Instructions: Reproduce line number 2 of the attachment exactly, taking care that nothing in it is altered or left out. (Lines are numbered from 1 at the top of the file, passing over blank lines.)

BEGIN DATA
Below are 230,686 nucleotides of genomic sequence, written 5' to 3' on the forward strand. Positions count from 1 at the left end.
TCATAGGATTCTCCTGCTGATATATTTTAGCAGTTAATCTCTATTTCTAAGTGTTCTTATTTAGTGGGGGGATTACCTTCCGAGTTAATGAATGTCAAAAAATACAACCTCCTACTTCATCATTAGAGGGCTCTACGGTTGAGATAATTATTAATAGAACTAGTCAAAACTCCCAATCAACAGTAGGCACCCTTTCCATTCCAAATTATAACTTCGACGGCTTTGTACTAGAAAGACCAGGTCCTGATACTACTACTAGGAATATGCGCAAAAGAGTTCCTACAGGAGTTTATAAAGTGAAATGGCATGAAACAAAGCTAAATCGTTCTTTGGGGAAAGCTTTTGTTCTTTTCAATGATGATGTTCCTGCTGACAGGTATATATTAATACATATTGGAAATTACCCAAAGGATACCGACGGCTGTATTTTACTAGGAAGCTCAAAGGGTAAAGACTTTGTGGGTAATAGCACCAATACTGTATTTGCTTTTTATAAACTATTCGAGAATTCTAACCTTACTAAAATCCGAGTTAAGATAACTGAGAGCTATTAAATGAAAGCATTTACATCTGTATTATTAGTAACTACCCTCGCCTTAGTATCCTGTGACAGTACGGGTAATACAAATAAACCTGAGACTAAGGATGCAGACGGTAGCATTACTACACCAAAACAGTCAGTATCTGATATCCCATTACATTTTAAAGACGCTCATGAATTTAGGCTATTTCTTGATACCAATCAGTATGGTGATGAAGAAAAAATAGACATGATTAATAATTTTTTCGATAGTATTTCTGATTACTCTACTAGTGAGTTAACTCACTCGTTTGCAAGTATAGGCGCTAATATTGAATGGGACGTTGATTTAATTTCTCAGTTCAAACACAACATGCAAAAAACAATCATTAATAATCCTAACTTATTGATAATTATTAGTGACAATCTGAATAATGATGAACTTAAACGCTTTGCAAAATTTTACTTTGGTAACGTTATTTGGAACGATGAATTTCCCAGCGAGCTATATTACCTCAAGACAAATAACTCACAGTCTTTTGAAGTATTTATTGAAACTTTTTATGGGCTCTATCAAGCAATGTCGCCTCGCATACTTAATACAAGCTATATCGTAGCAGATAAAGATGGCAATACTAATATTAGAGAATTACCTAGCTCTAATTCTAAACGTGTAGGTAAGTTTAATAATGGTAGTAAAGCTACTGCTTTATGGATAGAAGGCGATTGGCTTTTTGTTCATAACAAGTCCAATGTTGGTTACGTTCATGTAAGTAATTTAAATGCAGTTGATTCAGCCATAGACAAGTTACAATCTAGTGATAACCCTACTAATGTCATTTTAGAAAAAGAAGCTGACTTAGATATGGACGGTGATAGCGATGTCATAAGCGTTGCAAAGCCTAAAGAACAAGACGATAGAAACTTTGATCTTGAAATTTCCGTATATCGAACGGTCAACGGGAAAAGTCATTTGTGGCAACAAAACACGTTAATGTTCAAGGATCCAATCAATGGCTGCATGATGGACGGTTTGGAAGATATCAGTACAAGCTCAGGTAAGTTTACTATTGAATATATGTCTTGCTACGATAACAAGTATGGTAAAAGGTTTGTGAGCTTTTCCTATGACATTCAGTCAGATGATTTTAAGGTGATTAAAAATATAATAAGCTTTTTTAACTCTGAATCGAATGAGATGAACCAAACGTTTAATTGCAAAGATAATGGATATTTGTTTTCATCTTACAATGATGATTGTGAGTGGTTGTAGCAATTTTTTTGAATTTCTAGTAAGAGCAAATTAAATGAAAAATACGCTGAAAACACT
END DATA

TCATAGGATTCTCCTGCTGATATATTTTAGCAGTTAATCTCTATTTCTAAGTGTTCTTATTTAGTGGGGGGATTACCTTCCGAGTTAATGAATGTCAAAAAATACAACCTCCTACTTCATCATTAGAGGGCTCTACGGTTGAGATAATTATTAATAGAACTAGTCAAAACTCCCAATCAACAGTAGGCACCCTTTCCATTCCAAATTATAACTTCGACGGCTTTGTACTAGAAAGACCAGGTCCTGATACTACTACTAGGAATATGCGCAAAAGAGTTCCTACAGGAGTTTATAAAGTGAAATGGCATGAAACAAAGCTAAATCGTTCTTTGGGGAAAGCTTTTGTTCTTTTCAATGATGATGTTCCTGCTGACAGGTATATATTAATACATATTGGAAATTACCCAAAGGATACCGACGGCTGTATTTTACTAGGAAGCTCAAAGGGTAAAGACTTTGTGGGTAATAGCACCAATACTGTATTTGCTTTTTATAAACTATTCGAGAATTCTAACCTTACTAAAATCCGAGTTAAGATAACTGAGAGCTATTAAATGAAAGCATTTACATCTGTATTATTAGTAACTACCCTCGCCTTAGTATCCTGTGACAGTACGGGTAATACAAATAAACCTGAGACTAAGGATGCAGACGGTAGCATTACTACACCAAAACAGTCAGTATCTGATATCCCATTACATTTTAAAGACGCTCATGAATTTAGGCTATTTCTTGATACCAATCAGTATGGTGATGAAGAAAAAATAGACATGATTAATAATTTTTTCGATAGTATTTCTGATTACTCTACTAGTGAGTTAACTCACTCGTTTGCAAGTATAGGCGCTAATATTGAATGGGACGTTGATTTAATTTCTCAGTTCAAACACAACATGCAAAAAACAATCATTAATAATCCTAACTTATTGATAATTATTAGTGACAATCTGAATAATGATGAACTTAAACGCTTTGCAAAATTTTACTTTGGTAACGTTATTTGGAACGATGAATTTCCCAGCGAGCTATATTACCTCAAGACAAATAACTCACAGTCTTTTGAAGTATTTATTGAAACTTTTTATGGGCTCTATCAAGCAATGTCGCCTCGCATACTTAATACAAGCTATATCGTAGCAGATAAAGATGGCAATACTAATATTAGAGAATTACCTAGCTCTAATTCTAAACGTGTAGGTAAGTTTAATAATGGTAGTAAAGCTACTGCTTTATGGATAGAAGGCGATTGGCTTTTTGTTCATAACAAGTCCAATGTTGGTTACGTTCATGTAAGTAATTTAAATGCAGTTGATTCAGCCATAGACAAGTTACAATCTAGTGATAACCCTACTAATGTCATTTTAGAAAAAGAAGCTGACTTAGATATGGACGGTGATAGCGATGTCATAAGCGTTGCAAAGCCTAAAGAACAAGACGATAGAAACTTTGATCTTGAAATTTCCGTATATCGAACGGTCAACGGGAAAAGTCATTTGTGGCAACAAAACACGTTAATGTTCAAGGATCCAATCAATGGCTGCATGATGGACGGTTTGGAAGATATCAGTACAAGCTCAGGTAAGTTTACTATTGAATATATGTCTTGCTACGATAACAAGTATGGTAAAAGGTTTGTGAGCTTTTCCTATGACATTCAGTCAGATGATTTTAAGGTGATTAAAAATATAATAAGCTTTTTTAACTCTGAATCGAATGAGATGAACCAAACGTTTAATTGCAAAGATAATGGATATTTGTTTTCATCTTACAATGATGATTGTGAGTGGTTGTAGCAATTTTTTTGAATTTCTAGTAAGAGCAAATTAAATGAAAAATACGCTGAAAACACT